Excalibur (1981)



Critic Consensus: John Boorman's operatic, opulent take on the legend of King Arthur is visually remarkable, and features strong performances from an all-star lineup of British thespians.

Movie Info

According to reports from the set, director John Boorman commandeered the Arthurian adventure Excalibur in the manner of a medieval war lord, expecting his cast and crew to figuratively die with swords in hand if need be. As a result, everyone in the film looks as though he or she is prepared to slit the throat of anyone who looks at them cross-eyed. Nigel Terry stars as the idealistic King Arthur, whose establishment of the idyllic Camelot does not take into account the fact that others are not … More

Rating: R
Genre: Action & Adventure, Science Fiction & Fantasy
Directed By:
Written By: Rospo Pallenberg, John Boorman
In Theaters:
On DVD: Sep 21, 1999
Warner Bros. Pictures


as King Arthur

as Guenevere

as Lancelot

as Leondegrance

as Morgana

as Perceval

as Mordred

as Cornwall

as Sir Hector

as Boy Mordred

as Mordred's Lieutenant

as Young Morgana

as Lady in Waiting

as Young Morgana

as Aged Morgana
Show More Cast

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Critic Reviews for Excalibur

All Critics (38) | Top Critics (6)

Give Boorman credit for the loopy grandeur of his imagery and imaginings, for the sweet smell of excess, for his heroic gamble that a movie can dare to trip over its pretensions -- and still fly.

Full Review… | November 6, 2013
TIME Magazine
Top Critic

There is humor here (in the form of a vaudeville Merlin, played by Nicol Williamson) as well as a diminution of scale that seems intended to help audiences through the thornier byways of Boorman's vision.

Full Review… | November 6, 2013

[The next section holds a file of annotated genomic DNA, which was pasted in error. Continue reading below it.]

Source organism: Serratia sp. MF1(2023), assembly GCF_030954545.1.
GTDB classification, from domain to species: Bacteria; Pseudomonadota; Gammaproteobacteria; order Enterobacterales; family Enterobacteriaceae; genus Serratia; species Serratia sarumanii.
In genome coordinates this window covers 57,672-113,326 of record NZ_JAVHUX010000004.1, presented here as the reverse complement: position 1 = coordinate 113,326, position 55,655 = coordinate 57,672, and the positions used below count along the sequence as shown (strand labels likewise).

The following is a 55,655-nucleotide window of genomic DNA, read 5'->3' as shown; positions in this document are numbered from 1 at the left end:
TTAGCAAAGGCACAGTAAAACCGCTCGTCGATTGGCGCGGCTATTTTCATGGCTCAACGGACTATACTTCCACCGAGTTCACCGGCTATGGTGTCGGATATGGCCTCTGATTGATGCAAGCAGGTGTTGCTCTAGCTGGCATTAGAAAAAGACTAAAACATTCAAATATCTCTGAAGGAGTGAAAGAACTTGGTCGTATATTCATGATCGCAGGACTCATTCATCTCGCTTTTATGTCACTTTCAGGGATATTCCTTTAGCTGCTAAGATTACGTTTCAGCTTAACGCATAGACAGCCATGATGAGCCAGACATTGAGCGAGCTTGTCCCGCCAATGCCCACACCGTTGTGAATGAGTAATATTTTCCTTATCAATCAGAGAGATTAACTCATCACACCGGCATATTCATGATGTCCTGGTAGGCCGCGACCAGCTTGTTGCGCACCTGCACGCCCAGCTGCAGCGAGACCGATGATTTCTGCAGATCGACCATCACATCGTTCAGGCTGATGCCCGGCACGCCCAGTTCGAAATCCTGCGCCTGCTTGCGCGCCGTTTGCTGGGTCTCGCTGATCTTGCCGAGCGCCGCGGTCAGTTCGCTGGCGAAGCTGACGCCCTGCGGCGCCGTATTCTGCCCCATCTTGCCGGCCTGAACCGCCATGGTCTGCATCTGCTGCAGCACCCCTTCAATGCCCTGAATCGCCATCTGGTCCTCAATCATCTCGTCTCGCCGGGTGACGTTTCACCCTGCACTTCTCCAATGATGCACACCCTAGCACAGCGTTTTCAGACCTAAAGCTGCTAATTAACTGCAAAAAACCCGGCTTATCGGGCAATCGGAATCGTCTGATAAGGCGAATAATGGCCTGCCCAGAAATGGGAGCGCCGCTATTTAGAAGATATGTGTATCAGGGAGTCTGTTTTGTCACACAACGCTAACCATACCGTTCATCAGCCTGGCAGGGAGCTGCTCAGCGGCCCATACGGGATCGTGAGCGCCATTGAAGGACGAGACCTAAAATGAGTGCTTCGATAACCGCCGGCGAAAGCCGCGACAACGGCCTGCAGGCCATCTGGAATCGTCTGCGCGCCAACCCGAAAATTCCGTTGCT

Chicago Reader
Top Critic

Exquisite, a near-perfect blend of action, romance, fantasy and philosophy, finely acted and beautifully filmed by director John Boorman and cinematographer Alex Thomson.

Full Review… | October 8, 2008
Top Critic

For all its audacity, a misguided folly.

Full Review… | January 26, 2006
Time Out
Top Critic

What a wondrous vision Excalibur is! And what a mess.

Full Review… | October 23, 2004
Chicago Sun-Times
Top Critic

Mr. Boorman takes these myths very seriously, but he has used them with a pretentiousness that obscures his vision.

Full Review… | August 30, 2004
New York Times
Top Critic

Audience Reviews for Excalibur

Simply the best Arthurian legend movie ever made. John Boorman was at his best directing this film.

John Manard

Super Reviewer


Set in the wilds of Ireland and with a pretty full cast of Irish actors which set in motion the careers of both Liam Neeson and Gabriel Byrne whilst also utilizing some classic/cult British names for spice.

Like Robin Hood there are many stories of the legendary King Arthur and his Knights of the round table but this film is probably the most accurate in terms of an adaptation from original writings. This film is based around the tales from 'Le Morte d'Arthur' and seems to follow each 'segment' quite closely (haven't read it so I'm not sure).